While it didn't get a ton of coverage over the weekend and only put one player into the Top 8, by far the best of the big five decks at Mythic Championship Cleveland was Esper Control, which didn't just beat but crushed the other popular decks, by all of our Day 2 metrics. After posting a just-above-average conversion rate from Day 1 to Day 2, Esper Control crushed the competition on Saturday, posting the best percentage of any of the popular decks at giving players winning records and high-end (seven- to nine-win) finishes. While the fact that the deck sort of flew under the radar in terms of coverage over the weekend might keep the deck from taking off immediately, once savvy players dig behind the numbers and see just how good Esper Control performed at Mythic Championship Cleveland, it's likely to be a deck on the rise.

Notes on Other Decks

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  • Izzet Drakes was miserable at Mythic Championship Cleveland. After starting Day 1 with 30 players, only four ended up with a winning record (an awful 13.3%). On the other hand, three of the seven Izzet Phoenix players managed to post a winning record in constructed. Moving forward, if you want to play Izzet in Standard, you should probably have Arclight Phoenix in your deck.
  • Speaking of horrible, Mono-Red Aggro was very likely the worst deck at Mythic Championship Cleveland. Of the 28 Day 1 players, only two ended the tournament with a winning record—a laughable 7.1% rate, which is nearly four times worse than the average of the field.
  • Gruul Midrange might be the toughest deck to figure out. It looked like a winner after Day 1, converting 80% of its 10 players to Day 2, but finished with just one player with a winning record in Standard. It might be that Gruul Midrange was significantly worse on Day 2 than Day 1, or it might be a quirk of a small sample size with limited records, potentially complicating matters further.
  • Of the 141 decks that posted a winning record at Mythic Championship Cleveland, 108 were from our "big five" decks, leaving 33 for the rest of the field. This shows that the tier decks bested the brews. After starting off with 69% of the Day 1 metagame, the big five decks increased their metagame share to around 72% on Day 2 before claiming 76.6% of the "winning record" slots.
  • If you're looking for a sleeper deck from the event, Selesnya Tokens and Temur Reclamation both posted solid finishes with small numbers of players.

Spicy Under-the-Radar Decks

  • While Dimir Midrange isn't an unknown deck, the build itself is pretty spicy. Mesmerizing Benthid and Nightveil Predator weren't near the top of the list of cards I expected to show up at Mythic Championship Cleveland.

25 Most Played Cards

Overall

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Card Total Copies Total Decks
Negate 266 105
Opt 207 53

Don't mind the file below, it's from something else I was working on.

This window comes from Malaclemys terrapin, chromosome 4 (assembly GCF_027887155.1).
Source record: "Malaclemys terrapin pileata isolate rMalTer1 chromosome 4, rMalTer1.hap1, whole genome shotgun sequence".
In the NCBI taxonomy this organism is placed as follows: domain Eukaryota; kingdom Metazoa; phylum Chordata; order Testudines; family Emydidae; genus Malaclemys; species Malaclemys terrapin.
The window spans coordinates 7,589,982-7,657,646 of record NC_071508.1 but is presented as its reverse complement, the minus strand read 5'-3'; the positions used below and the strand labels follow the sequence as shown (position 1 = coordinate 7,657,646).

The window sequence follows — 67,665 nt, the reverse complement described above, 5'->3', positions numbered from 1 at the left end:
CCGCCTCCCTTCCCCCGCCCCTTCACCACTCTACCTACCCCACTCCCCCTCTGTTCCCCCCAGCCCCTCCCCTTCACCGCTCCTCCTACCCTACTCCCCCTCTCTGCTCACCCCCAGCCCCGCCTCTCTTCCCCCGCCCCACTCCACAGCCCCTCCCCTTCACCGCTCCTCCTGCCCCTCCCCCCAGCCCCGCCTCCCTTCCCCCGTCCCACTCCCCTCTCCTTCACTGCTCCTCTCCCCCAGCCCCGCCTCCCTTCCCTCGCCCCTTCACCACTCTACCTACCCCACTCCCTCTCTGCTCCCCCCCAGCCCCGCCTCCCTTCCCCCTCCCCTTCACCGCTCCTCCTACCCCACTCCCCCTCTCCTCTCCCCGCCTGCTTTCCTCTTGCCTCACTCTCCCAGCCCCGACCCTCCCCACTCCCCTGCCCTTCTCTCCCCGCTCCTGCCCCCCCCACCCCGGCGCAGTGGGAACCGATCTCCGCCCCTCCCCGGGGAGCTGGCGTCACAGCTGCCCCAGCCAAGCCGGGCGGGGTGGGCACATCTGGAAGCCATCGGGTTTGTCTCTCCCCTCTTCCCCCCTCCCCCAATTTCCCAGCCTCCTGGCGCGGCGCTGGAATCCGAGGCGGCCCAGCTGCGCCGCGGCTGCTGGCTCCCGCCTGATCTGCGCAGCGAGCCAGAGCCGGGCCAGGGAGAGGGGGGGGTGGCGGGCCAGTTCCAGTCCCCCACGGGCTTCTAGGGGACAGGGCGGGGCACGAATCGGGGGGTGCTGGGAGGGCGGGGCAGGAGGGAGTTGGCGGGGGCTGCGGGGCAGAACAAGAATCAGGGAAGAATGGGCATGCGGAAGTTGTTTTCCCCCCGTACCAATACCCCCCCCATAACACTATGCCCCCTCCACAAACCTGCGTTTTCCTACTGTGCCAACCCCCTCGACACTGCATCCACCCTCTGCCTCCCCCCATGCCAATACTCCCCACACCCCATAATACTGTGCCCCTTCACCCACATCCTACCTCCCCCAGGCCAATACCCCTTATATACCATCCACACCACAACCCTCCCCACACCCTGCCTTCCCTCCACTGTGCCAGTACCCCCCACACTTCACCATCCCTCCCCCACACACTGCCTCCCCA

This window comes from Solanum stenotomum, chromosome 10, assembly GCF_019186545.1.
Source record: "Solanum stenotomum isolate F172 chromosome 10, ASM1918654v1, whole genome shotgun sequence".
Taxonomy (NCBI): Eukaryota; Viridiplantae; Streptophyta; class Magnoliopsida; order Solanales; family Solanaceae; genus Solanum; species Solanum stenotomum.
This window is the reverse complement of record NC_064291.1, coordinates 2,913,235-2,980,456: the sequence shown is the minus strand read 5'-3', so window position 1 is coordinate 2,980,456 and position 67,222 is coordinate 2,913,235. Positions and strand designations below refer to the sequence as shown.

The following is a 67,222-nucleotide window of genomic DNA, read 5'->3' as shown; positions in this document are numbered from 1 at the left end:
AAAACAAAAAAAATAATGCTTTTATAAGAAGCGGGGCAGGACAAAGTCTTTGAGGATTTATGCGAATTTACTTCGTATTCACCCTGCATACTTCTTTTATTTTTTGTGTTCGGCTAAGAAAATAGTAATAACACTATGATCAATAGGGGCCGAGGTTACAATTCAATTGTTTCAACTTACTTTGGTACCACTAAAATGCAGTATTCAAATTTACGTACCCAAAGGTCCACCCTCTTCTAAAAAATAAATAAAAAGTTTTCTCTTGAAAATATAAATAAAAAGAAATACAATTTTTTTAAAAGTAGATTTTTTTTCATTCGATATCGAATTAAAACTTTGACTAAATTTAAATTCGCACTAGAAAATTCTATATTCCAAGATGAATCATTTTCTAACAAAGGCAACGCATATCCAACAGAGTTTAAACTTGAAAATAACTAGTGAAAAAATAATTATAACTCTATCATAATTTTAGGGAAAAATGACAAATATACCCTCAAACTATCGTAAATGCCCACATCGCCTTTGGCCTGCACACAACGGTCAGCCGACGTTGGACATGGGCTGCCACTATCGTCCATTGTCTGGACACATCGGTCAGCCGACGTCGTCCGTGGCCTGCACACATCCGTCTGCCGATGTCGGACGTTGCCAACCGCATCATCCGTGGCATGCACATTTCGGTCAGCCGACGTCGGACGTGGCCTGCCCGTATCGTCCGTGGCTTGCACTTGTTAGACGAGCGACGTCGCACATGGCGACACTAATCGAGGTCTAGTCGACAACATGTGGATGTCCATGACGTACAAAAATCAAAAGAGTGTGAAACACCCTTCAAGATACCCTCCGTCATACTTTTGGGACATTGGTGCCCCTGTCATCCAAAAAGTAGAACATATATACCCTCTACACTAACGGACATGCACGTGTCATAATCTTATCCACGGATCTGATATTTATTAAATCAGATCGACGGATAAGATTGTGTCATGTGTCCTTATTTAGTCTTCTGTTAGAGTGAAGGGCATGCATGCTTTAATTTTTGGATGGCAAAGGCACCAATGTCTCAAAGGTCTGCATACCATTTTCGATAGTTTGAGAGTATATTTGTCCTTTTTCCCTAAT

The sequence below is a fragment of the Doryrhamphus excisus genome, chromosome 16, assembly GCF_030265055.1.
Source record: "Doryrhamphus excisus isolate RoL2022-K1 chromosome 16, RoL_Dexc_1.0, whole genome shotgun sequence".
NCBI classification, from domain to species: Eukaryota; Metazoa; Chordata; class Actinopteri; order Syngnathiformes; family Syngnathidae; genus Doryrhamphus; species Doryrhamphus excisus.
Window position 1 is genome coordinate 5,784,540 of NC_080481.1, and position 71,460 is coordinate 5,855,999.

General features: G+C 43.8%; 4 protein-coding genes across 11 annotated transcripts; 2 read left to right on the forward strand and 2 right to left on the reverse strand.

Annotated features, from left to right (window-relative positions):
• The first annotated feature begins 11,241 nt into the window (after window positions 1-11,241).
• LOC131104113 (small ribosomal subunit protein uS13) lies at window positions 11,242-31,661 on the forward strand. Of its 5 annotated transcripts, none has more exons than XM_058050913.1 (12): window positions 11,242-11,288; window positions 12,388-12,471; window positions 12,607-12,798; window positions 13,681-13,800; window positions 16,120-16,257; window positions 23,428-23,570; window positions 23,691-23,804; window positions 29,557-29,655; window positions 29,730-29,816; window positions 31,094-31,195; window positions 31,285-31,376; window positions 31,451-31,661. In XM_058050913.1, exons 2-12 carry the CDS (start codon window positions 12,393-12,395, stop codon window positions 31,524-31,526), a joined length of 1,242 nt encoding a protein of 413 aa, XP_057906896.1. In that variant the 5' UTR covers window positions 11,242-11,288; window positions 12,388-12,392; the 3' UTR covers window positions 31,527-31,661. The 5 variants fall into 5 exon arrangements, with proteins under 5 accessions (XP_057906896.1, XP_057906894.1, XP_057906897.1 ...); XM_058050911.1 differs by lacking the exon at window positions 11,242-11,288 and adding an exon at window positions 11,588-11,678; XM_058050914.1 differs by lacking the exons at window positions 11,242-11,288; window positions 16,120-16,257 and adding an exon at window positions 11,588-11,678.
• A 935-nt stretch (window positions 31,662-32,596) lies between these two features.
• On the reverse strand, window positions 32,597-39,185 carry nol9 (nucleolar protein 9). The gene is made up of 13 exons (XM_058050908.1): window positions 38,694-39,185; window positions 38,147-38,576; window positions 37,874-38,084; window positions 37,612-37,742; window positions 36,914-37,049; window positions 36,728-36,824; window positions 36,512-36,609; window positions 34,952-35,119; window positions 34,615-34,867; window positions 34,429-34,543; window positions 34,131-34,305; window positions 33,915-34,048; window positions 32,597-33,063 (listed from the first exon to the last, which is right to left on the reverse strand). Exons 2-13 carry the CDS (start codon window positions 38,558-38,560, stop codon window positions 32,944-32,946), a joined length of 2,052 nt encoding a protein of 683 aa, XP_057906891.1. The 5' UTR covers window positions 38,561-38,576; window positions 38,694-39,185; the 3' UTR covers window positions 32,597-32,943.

Hydroid Krasis 179 49
Duress 173 53
Cast Down 165 52
Hostage Taker 139 46
Chemister's Insight 136 38
Kraul Harpooner 115 43
Thief of Sanity 115 32
Vraska's Contempt 111 46
Search for Azcanta 109 44
Disdainful Stroke 105 64
Llanowar Elves 104 26
Jadelight Ranger 102 27
Pteramander 101 26
Growth Spiral 100 25
Entrancing Melody 99 35
Spell Pierce 98 45
Wilderness Reclamation 97 25
Merfolk Branchwalker 96 24
Thought Erasure 93 26
Legion's Landing 92 24
Lava Coil 91 27
Venerated Loxodon 91 24
Merfolk Trickster 91 23

Not too many surprises here. The most played non-land cards from Mythic Championship Cleveland were pretty much what you'd expect: the foundational cards from the most played decks in the format. This being said, the list does a good job of illuminating the differences between the best-of-three and best-of-one formats, with cards that are essentially unplayable in best-of-one like Duress and Negate near the top of the most played list. It also highlights the rise of Entrancing Melody from unplayable to Standard staple. With Hydroid Krasis being one of the most played cards in the format, having a four-mana way to steal the huge flier is a pretty good deal, especially for removal-light decks like Mono-Blue Tempo.

Ravnica Allegiance

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Card Total Copies Total Decks
Hydroid Krasis 179 49
Pteramander 101 26
Growth Spiral 100 25
Wilderness Reclamation 97 25
Tithe Taker 73 21
Root Snare 71 18
Absorb 67 18
Mortify 62 21
Essence Capture 62 22
Incubation Druid 60 26
Kaya's Wrath 56 18
Cry of the Carnarium 46 25
Unbreakable Formation 43 21
Biogenic Ooze 39 18
Rix Maadi Reveler 23 6
Growth-Chamber Guardian 22 6
Cindervines 22 6
Deputy of Detention 20 9
Light Up the Stage 20 5
Collision // Colossus 16 6
Frilled Mystic 14 9
Precognitive Perception 14 12
Faerie Duelist 14 10
Basilica Bell-Haunt 13 5
Gates Ablaze 12 3

Conclusion

Anyway, that's all for today! What did you think of our first Mythic Championship? Which of the decks from the event are you most excited to play? What do you make of all of these numbers? Let me know in the comments! As always, leave your thoughts, ideas, opinions, and suggestions, and you can reach me on Twitter @SaffronOlive or at SaffronOlive@MTGGoldfish.com.